niedziela, 13 stycznia 2013

How do the Dutch protect themselves from the flood?

We're sitting in my father-in-law's car. He took me and my parents, who were're just visiting us, for a little sightseeing trip. Theoreticaly I'm used to the Dutch people's way of driving on a dikes, but it doen't mean I feel fine or comfortable with it. I'm looking on a backseat, checking how my parents are doing. My mom is holding tightly her bag with one hand and the door of the car with another. My dad seems to be cool, but I can see how he's checking the edge of the road. I guess he's also doesn't feel very comfortable with the idea that the edge of the road is dangerously close to a steep slope of the dike. Did his hair just stand straight? Oh, of course... we're getting close to few curves and my father-in-law doesn't seem like even thinking about slowing down. He barely slows down when he's passing other cars on this narrow road. If I didn't know him, I'd think he's crazy.

For the Dutch dikes are nothing extraordinary (well of course except the fact, they are a reason to be proud of). You can find them almost everywhere, along any river or shore... Along the dikes on the top of them there are normal roads or bicycle-walking lanes. A dike in the Netherlands is something perfectly normal, a typical part of the landscape and... actually really needed. 

Christmas this year was quite warm and rainy. The efects you can still find in few spots
A big part of the dutch territory is laying below sea level, plus there's a very dense network of rivers. There's a huge pressure on finding and improving methods, that would protect the land from floods. Especially after the huge flood from 1953, new projects and researches came to life. I live in Holland for only one year (and few months), but I've already seen few times how important the dikes are. Every longer period of heavy rain (and we really complain on the weather often here), melting snow on spring (or in January/February... sure, why not?) even if we're talking about snow in Germany or France that supplies the waters of Rhine... all of this is increasing the water level.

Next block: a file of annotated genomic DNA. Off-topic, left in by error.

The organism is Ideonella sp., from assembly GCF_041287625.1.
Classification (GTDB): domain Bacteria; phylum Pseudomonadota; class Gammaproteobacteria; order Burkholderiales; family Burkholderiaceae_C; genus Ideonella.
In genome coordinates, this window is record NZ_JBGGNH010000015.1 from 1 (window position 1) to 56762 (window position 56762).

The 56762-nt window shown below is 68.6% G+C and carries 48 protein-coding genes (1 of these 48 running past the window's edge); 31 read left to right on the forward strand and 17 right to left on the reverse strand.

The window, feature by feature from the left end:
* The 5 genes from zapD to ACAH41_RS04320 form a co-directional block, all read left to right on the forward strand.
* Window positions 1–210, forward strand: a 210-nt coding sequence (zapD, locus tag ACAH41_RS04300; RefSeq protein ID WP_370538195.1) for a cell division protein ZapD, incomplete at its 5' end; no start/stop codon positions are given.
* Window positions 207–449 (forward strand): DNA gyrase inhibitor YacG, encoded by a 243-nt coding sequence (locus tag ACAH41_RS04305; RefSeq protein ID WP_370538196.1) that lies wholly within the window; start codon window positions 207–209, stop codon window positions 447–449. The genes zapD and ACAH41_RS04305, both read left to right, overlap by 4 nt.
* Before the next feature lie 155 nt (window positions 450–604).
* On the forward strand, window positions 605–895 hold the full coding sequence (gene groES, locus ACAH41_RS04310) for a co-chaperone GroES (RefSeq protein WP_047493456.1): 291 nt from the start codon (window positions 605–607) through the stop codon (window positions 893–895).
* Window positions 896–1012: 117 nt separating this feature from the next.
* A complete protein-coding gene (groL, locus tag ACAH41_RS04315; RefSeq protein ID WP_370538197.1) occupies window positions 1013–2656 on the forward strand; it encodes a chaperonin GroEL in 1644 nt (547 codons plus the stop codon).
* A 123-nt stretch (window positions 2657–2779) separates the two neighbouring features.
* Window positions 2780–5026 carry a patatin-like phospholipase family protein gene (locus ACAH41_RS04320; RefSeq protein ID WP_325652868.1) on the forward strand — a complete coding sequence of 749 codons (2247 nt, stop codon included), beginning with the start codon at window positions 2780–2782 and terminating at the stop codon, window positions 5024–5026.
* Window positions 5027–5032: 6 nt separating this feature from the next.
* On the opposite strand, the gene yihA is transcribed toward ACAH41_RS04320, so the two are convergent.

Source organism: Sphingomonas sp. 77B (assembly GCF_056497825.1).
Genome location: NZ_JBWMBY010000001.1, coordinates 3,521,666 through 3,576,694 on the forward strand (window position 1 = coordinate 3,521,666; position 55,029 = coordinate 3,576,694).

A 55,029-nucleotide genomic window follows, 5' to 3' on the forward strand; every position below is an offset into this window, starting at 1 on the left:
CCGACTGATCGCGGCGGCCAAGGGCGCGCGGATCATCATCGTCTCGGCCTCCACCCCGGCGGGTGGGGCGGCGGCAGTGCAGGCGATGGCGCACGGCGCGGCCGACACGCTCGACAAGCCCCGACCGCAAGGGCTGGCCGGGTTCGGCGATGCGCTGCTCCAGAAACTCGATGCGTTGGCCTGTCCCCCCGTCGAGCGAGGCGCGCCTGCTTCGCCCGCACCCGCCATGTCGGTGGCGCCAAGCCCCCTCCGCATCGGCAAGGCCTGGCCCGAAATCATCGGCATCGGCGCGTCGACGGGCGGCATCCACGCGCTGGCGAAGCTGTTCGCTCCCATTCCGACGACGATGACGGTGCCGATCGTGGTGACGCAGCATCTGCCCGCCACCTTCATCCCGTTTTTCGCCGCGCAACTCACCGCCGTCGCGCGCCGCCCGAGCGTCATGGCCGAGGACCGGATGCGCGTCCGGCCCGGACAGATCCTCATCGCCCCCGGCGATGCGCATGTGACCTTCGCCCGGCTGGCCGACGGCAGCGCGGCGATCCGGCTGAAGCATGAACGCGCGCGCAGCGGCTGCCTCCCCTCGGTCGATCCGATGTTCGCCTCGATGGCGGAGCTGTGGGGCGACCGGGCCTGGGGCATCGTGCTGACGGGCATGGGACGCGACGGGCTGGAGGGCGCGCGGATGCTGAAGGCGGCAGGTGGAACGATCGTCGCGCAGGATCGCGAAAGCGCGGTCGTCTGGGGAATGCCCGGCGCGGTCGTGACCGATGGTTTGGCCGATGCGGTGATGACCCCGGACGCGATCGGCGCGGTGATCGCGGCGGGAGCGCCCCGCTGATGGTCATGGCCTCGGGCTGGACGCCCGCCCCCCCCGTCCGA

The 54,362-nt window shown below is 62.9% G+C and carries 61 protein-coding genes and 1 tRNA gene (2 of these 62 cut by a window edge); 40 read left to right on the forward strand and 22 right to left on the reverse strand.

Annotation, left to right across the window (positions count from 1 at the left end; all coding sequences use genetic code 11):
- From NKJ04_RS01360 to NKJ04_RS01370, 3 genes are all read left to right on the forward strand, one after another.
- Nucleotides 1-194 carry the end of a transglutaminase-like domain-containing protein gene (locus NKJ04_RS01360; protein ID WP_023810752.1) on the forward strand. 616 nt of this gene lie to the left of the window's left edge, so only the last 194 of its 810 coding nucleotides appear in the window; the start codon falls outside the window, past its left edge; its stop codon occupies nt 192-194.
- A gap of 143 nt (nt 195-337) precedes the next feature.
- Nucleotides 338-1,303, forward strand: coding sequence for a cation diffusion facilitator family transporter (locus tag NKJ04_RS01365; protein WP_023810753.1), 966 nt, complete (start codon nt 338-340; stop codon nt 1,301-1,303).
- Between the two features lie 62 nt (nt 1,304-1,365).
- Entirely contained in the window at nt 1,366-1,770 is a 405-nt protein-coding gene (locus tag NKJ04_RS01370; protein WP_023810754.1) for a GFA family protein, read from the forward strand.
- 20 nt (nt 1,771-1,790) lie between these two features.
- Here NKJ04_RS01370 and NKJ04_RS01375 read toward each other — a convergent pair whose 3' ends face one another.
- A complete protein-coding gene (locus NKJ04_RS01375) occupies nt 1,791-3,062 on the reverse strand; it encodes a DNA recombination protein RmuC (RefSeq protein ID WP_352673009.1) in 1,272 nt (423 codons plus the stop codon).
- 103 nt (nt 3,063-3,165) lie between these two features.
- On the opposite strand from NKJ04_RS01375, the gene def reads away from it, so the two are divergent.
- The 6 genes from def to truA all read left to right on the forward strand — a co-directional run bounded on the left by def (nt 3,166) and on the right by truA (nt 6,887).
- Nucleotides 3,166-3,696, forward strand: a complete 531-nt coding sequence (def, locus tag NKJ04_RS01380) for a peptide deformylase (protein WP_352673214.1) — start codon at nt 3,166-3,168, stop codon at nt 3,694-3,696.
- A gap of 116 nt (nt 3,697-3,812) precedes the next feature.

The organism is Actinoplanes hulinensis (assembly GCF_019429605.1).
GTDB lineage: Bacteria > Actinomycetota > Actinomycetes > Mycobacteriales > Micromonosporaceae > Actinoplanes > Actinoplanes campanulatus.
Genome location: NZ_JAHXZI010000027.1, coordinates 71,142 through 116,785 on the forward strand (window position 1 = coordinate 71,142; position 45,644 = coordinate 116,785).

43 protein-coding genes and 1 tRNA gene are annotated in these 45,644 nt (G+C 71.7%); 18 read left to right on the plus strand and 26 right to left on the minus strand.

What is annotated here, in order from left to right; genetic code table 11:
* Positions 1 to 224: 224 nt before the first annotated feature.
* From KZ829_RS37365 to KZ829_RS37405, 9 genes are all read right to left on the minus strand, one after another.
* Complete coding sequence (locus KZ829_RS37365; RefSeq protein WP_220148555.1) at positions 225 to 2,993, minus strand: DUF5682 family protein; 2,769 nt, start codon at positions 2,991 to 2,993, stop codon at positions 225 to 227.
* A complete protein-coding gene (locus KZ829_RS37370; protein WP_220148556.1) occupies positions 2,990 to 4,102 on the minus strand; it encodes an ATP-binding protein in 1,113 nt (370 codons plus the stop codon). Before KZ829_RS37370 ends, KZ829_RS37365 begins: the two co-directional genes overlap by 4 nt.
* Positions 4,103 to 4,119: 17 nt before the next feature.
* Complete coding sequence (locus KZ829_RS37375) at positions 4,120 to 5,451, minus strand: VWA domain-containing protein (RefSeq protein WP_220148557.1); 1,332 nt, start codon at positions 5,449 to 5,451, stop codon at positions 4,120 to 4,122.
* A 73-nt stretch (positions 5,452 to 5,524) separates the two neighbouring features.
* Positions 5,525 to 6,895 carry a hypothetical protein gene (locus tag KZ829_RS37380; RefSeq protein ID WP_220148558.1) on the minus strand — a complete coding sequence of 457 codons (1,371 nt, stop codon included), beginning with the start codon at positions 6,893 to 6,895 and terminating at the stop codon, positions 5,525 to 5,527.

Basicly we have two types of dikes: the summer one (zomerdijk) and the winter one (winterdijk). As you can guess, the winter one is much higher and is the main barrier from the high water. Between these two, there's a zone called uiterwaard. It's getting often flooded. Uiterwaard can be wide or not, but it's most of the time a kind of meadow, where horses and cows graze. After all what else can you do with a terrain that is regularly under water. 

Zomerdijk separating the river Waal from a recently flooded uiterwaard

That's how a dike is built. Source: wikipedia
In summer and spring it's a really nice place for a stroll: green, quiet, with a river passing by... so idyllic. The dike itself can be very picturesque and an ultradutch part of the landscape. It's perfect for walking, jogging and cycling. When the weather is nice you'll meet there many people doing exactly the same as you do. Enjoying. What surprised me last year during my first mini trip along the dike was that everyone was so friendly and smiling and greeting everyone no matter if you know each other or not. There's only one downside of the dikes... it's always so freaking windy! And sometimes you have to watch out for crazy Dutch drivers ;)

Brak komentarzy:

Prześlij komentarz

Related Posts Plugin for WordPress, Blogger...